“Hello, this is Frank Owen, author of Clubland, who Steve Lewis threatened in his blog yesterday. I just want you to know I just filed a complaint with the local police department. You know, I don’t blame him, because he’s not a journalist, and he doesn’t know any better, and he’s an idiot. But I blame you, especially since you put that ‘popping’ [unintelligible] in the headline. Look, I don’t want to see Lewis arrested, he may still be on probation, he’s a convicted felon, right? But if this happens again, right, I will sue you. Do your job, for Christ’s sake!”

Good Night Mr. Lewis: Looking Good on ‘Paper’ & Popping Frank Owen

image[UPDATE: Frank Own is not amused.]

Paper Magazine’s 4th Annual Nightlife Awards seemed to me to be a must-attend event. Still, it was a cold Sunday night, and Mansion is way over there, and it was hard for me to get going. My “dates” for the evening, my lovely girlfriend Nicole and the beautiful blogger Brittney Mendenhall of Chichi212 opted out, and so I tivo’d Entourage and went alone. Mansion was a madhouse, packed with nominees and their followings. It was a party like 1994. I ran into Guest of a Guest blogger Rachelle Hruskas’ special friend, Olympian rower and all around good guy Cameron Winklevoss, as he smuggled a turkey sandwich into the joint. Rachelle’s table was packed with the beautiful Princeton types and fabulous funsters that have adopted my wonderful blogging buddy. Rachelle was all dressed up with a great place to go, as this event had everyone dancing on tables. It was one of those times when the potential of a new nightlife, of a new era in clubbing, seemed possible. I wrote a long time ago how this was possible, even inevitable, and I thought Mansion might be the club to do it. Mansion really hasn’t done that, but it has survived and thrived and is generating tons of loot, which is more than something in this day.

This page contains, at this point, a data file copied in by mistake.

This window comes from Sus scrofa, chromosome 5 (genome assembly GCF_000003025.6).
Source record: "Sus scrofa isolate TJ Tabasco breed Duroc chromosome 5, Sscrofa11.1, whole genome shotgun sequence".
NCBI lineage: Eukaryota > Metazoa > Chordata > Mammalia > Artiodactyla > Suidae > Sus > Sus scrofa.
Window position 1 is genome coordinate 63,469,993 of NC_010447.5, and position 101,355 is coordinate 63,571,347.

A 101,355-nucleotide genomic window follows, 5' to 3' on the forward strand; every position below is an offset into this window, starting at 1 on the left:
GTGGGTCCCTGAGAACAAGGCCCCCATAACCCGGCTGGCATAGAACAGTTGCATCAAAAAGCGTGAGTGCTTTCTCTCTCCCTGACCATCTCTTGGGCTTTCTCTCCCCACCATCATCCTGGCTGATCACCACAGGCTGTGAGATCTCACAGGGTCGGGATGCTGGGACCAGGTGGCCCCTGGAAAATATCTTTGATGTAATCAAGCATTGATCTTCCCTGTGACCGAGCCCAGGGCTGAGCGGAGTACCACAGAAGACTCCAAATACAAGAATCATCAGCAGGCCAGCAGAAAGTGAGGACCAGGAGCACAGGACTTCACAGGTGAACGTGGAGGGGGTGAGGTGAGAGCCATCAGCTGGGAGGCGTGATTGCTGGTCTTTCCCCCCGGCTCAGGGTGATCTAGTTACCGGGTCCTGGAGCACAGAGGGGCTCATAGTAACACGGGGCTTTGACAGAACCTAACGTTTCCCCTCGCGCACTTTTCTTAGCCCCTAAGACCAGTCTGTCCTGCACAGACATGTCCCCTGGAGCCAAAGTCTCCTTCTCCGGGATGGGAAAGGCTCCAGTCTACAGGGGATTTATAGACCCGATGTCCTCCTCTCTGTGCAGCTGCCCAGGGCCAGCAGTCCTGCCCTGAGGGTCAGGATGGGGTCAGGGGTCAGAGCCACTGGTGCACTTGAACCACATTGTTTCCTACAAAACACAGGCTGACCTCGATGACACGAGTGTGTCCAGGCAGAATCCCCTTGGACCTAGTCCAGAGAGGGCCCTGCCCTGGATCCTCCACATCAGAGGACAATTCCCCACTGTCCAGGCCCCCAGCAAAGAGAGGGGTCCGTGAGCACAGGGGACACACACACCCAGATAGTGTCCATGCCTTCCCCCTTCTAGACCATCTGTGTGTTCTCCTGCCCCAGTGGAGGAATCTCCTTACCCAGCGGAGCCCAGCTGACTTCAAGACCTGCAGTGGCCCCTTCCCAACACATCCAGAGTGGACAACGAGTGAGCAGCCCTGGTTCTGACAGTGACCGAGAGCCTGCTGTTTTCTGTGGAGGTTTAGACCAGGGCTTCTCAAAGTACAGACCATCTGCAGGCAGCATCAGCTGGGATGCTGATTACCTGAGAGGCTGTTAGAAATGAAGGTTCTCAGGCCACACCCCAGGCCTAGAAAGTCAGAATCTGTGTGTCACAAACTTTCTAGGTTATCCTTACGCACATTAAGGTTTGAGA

I ran into Mansion honcho Mark Baker, my dear friend. We looked around the room at the splendid crowd, and it seemed clear to me that Mark was very comfortable with this mix. Mansion came up a little short on the fabulous end. With all the politics and ghosts of dead clubs still haunting the place, it never became all things to all people, but it is printing money, and the crowd isn’t bad by any means. It’s just not the mixed bag and banging like the days Mark and I remember well. I asked him what he’s going to do after this. He asked, “You mean tonight?” “No,” I said. “After Mansion.” He said, “That’s a while off,” and then talked about exotic and warm places, and we chatted about one day working together again. Mark’s a gentleman, and I think if Daniel Craig gets tired of his Bond gig, Mr. Baker should step right in. Tia Walker towered over me in higher-than-a-club-kid-at-the-Tunnel heels, and she was awed by the pretty people in their pretty clothes. I offered that “this might be the best night Mansion has ever seen.” She agreed and posed with me for a photograph.